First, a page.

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Kernberg, O.F. (1996). Otto F. Kernberg, M.D.. J. Clin. Psychoanal., 5(2):301-309.

(1996). Journal of Clinical Psychoanalysis, 5(2):301-309

Otto F. Kernberg, M.D.

Otto F. Kernberg, M.D.

The Psychoanalytic Situation, published thirty-four years ago, was a path-breaking, systematic exploration of the analyst's attitude vis-à-vis the patient in the course of psychoanalytic work. It appeared in the context of what retrospectively may be described as the nineteen fifties conventional interpretation of Freud's basic recommendations regarding the principles of abstinence, the surgeon as model, and the analyst as “mirror.” Those principles of abstinence, in Stone's view, while generally agreed upon as essential to permit the transference to develop as a discrete and “uncontaminated” phenomenon, also contributed, in the way in which they tended to be carried out at the time he wrote his book, to a perceptual and emotional “vacuum” that may have had deleterious effects on the psychoanalytic process.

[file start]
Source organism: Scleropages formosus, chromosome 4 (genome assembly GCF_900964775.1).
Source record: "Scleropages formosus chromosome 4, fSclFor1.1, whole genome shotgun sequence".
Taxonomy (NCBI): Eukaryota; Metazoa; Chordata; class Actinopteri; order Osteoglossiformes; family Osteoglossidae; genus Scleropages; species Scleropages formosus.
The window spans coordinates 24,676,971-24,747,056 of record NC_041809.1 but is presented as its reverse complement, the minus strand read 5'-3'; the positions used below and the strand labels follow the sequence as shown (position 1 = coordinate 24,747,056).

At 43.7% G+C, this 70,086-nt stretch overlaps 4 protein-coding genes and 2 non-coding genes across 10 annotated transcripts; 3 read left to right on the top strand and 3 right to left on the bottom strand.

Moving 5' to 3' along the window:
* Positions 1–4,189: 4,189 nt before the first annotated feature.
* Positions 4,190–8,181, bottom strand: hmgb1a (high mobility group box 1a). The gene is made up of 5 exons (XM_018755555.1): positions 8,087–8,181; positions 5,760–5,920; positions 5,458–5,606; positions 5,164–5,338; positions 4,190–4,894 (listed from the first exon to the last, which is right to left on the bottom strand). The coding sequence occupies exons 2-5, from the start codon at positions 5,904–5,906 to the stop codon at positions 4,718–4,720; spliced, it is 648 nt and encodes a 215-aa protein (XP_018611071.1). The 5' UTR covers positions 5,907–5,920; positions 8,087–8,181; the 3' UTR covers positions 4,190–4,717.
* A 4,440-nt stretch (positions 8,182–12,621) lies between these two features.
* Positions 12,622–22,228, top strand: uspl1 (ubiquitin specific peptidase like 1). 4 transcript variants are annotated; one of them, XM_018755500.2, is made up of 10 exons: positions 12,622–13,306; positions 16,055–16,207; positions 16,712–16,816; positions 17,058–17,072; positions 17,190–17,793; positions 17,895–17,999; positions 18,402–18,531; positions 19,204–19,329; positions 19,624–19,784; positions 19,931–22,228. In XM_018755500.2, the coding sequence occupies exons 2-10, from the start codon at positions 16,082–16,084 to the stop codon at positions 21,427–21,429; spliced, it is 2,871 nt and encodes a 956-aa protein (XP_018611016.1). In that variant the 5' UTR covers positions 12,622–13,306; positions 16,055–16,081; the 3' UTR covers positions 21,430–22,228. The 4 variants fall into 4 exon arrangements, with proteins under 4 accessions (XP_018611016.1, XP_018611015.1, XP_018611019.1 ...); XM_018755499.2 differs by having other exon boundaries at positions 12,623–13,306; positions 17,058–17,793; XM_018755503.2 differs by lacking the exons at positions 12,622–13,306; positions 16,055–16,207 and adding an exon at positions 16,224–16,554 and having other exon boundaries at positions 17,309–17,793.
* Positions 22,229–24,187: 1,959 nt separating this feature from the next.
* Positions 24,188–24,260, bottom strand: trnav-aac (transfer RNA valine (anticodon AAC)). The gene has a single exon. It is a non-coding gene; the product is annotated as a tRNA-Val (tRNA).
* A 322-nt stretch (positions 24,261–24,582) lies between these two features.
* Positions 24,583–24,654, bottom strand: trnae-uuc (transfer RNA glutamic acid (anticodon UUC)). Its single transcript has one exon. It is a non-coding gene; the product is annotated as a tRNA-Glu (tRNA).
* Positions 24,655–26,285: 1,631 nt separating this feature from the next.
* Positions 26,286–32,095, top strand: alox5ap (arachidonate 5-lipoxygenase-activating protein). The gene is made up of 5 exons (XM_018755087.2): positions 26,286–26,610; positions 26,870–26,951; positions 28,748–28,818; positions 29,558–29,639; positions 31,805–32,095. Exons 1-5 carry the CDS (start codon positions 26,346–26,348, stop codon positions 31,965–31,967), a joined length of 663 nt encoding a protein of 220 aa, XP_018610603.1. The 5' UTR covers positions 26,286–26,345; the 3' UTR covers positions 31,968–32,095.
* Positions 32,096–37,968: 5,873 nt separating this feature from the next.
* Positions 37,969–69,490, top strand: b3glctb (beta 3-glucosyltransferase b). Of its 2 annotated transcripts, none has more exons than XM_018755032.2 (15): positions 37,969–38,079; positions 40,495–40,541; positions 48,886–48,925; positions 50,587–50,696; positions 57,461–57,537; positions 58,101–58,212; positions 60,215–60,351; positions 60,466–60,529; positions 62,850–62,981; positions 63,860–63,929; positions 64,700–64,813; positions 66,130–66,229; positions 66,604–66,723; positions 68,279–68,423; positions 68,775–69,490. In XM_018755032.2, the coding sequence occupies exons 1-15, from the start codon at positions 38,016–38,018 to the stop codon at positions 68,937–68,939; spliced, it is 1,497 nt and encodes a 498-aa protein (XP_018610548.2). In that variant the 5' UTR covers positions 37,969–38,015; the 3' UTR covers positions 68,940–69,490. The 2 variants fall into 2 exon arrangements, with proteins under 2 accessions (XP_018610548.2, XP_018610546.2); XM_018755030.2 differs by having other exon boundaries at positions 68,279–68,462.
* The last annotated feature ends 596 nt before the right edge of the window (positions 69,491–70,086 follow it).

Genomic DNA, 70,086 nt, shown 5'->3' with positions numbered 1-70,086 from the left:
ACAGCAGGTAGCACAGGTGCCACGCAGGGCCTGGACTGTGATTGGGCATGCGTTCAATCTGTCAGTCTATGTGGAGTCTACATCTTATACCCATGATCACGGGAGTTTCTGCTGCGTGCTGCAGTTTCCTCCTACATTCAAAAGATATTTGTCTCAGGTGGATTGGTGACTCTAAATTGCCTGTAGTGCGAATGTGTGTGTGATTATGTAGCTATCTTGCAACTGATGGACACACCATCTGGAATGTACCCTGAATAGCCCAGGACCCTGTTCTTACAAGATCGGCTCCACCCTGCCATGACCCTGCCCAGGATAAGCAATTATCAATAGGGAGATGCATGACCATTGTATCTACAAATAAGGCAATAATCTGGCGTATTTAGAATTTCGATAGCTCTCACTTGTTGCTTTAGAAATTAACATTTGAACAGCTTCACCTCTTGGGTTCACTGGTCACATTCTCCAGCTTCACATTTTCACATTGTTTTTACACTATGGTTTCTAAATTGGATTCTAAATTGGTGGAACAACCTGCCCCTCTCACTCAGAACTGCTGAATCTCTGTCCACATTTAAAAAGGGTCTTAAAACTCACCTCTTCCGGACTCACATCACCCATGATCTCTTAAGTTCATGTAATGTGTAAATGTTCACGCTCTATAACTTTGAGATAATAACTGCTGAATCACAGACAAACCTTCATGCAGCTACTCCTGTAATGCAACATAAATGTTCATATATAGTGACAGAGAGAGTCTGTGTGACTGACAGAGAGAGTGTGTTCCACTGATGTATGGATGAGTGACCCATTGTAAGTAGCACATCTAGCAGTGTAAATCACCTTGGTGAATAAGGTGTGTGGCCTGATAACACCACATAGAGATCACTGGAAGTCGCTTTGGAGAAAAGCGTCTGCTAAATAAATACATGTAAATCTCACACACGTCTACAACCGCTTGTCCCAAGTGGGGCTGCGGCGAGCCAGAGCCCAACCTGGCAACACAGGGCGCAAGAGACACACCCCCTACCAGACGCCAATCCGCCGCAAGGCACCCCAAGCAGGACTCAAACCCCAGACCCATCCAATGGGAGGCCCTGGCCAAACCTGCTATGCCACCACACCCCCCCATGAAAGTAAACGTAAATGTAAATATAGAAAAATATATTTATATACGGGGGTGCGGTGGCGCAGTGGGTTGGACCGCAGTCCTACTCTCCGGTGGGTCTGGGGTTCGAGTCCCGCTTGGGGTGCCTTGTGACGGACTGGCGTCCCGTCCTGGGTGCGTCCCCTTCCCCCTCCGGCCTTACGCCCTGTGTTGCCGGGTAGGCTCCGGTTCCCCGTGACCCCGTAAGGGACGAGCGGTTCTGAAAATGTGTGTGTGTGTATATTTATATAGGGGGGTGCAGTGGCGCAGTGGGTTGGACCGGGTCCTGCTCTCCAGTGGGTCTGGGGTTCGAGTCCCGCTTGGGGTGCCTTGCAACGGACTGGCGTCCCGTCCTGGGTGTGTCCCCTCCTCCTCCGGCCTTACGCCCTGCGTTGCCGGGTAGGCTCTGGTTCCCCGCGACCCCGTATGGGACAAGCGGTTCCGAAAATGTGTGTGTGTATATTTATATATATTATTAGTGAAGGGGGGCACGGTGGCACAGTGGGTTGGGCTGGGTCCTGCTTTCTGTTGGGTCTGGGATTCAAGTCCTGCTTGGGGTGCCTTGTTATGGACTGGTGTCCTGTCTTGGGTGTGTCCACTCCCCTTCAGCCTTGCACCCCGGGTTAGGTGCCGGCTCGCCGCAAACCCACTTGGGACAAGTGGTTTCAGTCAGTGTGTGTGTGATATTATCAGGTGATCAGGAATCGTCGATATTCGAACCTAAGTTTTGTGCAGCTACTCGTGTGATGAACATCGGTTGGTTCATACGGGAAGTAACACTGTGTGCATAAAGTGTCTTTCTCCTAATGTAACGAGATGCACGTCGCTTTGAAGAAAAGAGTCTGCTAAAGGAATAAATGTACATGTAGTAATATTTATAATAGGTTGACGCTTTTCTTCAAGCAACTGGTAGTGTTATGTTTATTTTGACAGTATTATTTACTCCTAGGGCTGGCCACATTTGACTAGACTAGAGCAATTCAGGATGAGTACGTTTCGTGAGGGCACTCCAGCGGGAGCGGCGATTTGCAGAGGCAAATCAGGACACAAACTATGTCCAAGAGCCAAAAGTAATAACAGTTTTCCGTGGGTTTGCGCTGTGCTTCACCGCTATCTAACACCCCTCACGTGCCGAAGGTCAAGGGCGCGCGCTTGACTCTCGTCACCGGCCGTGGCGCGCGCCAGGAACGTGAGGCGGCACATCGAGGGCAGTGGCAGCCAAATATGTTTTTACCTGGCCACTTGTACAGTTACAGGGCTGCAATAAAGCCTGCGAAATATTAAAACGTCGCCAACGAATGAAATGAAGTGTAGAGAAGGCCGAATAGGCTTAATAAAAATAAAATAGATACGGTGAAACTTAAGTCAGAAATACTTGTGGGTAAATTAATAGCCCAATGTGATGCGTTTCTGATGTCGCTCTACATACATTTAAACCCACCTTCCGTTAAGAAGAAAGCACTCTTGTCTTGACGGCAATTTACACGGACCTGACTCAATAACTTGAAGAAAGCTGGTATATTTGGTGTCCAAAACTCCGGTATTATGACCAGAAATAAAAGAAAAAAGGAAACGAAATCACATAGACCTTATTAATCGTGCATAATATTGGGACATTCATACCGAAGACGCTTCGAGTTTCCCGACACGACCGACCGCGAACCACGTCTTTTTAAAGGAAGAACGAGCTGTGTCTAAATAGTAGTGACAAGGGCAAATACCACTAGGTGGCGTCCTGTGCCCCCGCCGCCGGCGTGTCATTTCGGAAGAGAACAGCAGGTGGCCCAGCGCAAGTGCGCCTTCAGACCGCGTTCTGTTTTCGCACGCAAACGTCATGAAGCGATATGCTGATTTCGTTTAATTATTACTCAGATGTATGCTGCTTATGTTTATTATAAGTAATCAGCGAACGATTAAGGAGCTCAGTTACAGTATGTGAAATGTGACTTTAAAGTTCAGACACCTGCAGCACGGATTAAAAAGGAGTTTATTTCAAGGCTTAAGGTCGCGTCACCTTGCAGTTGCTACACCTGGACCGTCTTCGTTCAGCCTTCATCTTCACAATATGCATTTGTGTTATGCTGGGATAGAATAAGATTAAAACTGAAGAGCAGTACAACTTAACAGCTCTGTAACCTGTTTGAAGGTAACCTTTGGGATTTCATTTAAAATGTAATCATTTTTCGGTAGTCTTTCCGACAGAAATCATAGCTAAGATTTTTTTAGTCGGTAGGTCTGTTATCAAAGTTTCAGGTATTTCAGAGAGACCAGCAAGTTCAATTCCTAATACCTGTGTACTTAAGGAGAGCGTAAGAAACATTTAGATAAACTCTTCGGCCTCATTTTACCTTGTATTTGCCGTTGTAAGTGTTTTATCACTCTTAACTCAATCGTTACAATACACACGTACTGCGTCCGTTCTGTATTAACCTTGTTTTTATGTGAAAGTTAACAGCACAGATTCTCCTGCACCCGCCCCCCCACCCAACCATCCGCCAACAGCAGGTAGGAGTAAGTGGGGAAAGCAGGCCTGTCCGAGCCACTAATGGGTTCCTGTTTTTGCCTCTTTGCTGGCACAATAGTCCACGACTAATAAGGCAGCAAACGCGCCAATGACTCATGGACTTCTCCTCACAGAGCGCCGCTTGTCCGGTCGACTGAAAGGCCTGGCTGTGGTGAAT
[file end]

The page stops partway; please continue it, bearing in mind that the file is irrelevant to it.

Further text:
This vacuum, Dr. Stone proposed, was brought about by the combination of several factors: the analyst's nonvisibility during the hours, the relative confinement of his responses to interpretation, clarification, or other “neutral” maneuvers, the stereotype of schedule and fees, the relative lack of even conventional emotional responses to the patient's personality and career. There were also the lack of intervention in the patient's everyday life, the general “blanketing” of the analyst's personality, actively and passively, except as it appeared inevitably or inadvertently. On the part of the patient, there was the formally childlike role of the analysand derived from the abrogation of any “right” to suppress verbalization, the generally extreme one-sidedness of communication, the supine position of the patient, the lack of gratification in terms of ordinary exchange of feeling, or experience of demonstrable affective influence on another person.


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